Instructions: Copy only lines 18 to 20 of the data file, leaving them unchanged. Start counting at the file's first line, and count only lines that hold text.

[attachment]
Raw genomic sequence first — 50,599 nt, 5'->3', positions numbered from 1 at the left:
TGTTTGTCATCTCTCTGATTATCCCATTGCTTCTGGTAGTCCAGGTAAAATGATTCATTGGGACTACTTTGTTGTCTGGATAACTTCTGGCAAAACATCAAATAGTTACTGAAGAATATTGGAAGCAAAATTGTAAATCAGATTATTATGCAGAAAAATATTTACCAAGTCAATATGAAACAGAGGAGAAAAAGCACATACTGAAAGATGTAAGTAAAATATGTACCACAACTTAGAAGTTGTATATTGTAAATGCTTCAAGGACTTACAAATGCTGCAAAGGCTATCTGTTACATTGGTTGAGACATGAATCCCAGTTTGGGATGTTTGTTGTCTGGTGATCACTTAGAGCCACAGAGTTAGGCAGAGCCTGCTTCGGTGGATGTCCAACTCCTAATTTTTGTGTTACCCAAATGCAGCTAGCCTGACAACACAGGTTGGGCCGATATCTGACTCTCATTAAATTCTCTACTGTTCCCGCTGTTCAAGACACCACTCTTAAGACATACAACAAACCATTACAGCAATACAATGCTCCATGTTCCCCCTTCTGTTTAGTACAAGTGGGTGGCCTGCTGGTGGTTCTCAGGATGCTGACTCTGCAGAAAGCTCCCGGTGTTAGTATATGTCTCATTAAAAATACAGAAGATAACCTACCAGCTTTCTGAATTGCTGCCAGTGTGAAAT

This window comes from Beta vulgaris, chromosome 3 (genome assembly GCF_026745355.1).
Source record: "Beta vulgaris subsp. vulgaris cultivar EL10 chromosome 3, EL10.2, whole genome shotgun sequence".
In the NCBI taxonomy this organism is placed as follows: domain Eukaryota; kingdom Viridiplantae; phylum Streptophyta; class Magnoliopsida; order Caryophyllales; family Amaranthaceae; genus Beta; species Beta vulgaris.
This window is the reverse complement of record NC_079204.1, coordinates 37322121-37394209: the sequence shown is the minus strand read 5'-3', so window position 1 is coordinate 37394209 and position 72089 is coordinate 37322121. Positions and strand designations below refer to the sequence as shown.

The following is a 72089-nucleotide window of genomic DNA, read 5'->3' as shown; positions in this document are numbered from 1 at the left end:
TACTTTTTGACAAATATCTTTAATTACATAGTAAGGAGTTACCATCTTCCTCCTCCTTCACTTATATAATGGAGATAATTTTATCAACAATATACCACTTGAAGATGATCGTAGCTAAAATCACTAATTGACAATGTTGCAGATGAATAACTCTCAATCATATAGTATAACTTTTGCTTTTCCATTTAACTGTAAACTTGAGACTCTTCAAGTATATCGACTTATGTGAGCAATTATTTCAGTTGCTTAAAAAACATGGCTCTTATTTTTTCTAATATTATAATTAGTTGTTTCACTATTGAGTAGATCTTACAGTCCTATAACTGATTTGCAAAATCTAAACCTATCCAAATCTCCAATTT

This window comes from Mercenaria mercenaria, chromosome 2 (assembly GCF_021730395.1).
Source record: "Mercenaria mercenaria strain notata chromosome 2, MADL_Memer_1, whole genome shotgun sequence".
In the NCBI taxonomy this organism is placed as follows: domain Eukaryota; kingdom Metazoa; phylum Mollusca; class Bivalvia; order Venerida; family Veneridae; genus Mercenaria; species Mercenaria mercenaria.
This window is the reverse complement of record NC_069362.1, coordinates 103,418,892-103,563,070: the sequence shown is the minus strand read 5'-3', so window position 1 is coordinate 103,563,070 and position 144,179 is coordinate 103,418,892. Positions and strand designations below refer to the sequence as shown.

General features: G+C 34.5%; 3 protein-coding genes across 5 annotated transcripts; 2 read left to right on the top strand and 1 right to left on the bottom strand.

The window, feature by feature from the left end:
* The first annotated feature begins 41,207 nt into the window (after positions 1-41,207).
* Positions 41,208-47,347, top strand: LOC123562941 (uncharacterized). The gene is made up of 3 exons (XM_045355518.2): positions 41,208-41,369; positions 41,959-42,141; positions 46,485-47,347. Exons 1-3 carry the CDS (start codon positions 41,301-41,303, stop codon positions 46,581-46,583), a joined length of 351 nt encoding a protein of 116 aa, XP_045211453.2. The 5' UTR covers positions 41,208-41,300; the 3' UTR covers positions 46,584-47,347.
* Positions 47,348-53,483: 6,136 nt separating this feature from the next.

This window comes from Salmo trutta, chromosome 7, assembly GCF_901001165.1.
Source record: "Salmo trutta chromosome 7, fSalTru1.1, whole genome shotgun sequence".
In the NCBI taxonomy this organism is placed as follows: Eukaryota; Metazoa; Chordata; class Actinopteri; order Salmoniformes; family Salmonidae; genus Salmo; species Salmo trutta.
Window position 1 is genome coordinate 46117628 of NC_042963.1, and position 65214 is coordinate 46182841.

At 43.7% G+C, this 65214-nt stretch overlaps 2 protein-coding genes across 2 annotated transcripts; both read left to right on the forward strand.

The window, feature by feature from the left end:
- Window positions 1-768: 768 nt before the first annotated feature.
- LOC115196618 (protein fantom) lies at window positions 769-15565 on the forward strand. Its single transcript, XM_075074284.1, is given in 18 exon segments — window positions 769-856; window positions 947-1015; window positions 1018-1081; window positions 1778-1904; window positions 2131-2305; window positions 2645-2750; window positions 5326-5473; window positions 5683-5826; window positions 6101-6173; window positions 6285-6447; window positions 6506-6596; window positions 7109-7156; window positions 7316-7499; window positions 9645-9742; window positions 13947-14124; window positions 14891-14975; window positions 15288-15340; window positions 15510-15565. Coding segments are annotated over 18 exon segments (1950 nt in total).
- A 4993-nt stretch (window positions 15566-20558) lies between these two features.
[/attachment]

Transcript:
This window comes from Salmo trutta, chromosome 7, assembly GCF_901001165.1.
Source record: "Salmo trutta chromosome 7, fSalTru1.1, whole genome shotgun sequence".
In the NCBI taxonomy this organism is placed as follows: Eukaryota; Metazoa; Chordata; class Actinopteri; order Salmoniformes; family Salmonidae; genus Salmo; species Salmo trutta.